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CHARLES G. ADDISON, ESQ. The history of the Knights Templars, Temple Church, and the Temple


Sir John Froissart's Chronicles of England, France, Spain and the Ajoining Countries from the latter part of the reign of Edward II to the coronation of Henry IV in 12 volumes 

Chronicles of Enguerrand De Monstrelet (Sir John Froissart's Chronicles continuation) in 13 volumes 

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The history of the Knights Templars, Temple Church, and the Temple
page 121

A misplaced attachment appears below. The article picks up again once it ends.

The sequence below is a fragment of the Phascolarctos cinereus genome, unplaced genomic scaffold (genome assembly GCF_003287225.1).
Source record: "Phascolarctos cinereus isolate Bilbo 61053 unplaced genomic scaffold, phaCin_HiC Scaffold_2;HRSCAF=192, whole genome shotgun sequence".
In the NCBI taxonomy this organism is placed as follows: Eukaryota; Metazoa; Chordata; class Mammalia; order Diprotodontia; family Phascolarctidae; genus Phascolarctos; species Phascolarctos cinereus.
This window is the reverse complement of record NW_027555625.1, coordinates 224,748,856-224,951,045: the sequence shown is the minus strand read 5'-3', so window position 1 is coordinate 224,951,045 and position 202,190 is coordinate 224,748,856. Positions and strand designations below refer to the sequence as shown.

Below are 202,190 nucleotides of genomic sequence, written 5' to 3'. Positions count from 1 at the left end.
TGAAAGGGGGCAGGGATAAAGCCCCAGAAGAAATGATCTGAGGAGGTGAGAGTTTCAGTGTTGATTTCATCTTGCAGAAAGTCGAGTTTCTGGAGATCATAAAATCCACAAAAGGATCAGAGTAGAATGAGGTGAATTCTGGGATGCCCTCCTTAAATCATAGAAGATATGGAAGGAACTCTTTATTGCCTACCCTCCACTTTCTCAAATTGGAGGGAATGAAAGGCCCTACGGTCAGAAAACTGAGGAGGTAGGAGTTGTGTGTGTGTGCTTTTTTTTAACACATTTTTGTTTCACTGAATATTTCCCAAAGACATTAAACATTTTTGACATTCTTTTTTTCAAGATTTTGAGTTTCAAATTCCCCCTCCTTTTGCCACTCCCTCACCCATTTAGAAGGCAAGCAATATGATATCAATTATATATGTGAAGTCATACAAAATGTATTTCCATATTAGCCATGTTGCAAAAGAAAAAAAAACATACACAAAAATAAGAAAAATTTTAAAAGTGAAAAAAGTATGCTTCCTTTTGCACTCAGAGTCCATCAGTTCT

knights, who craved permission to joiu his standard, and paid large sttflis of money for a passage to the far East. In the interval between these different voyages, the yonng knights were diligently employed at the different preceptories in the religious and military exercises necessary to fit them for their high vocation. On any sudden emergency, or when the ranks of the order had been greatly thinned by the casualties of war, the Grand Master sent circular letters to the grand preceptors or masters of the western provinces, requiring instant aid and assistance, on the receipt of which collections were made in the churches, and all the knights that could be spared forthwith embarked for the Holy Land. The Master of the Temple in England sat in parliament as first baron of the realm, (primus baro Angliœ,) but that is to be understood among priors only. To the parliament holden in the twenty-ninth year of King Henry the Third, there were summoned sixty-five abbots, thirty-five priors, and the Master of the Temple.* The oath taken by the grand priors, grand preceptors, or provincial Masters in Europe, on their assumption of the duties of their high administrative office, was drawn up in the following terms :— " I, A. B., Knight of the Order of the Temple, just now appointed Master of the knights who are in , promise to Jesus Christ my Saviour, and to his vicar the sovereign |ontiff and his successors, perpetual obedience and fidelity, I swear that I will defend, not only with my lips, but by force of arme and with all my strength, the mysteries of the faith ; the seven sacraments, the fourteen articles of the faith, the creed of the Apostles, and that of Saint Athanasius ; the books of the Old and the New Testament, with the commentaries of the holy fathers, as received by the church ; the unity of God, the plurality ' Rot. claus. 4», II. 111. m. xi. d. Acta Jfytwri, torn. iii. p. 6112.

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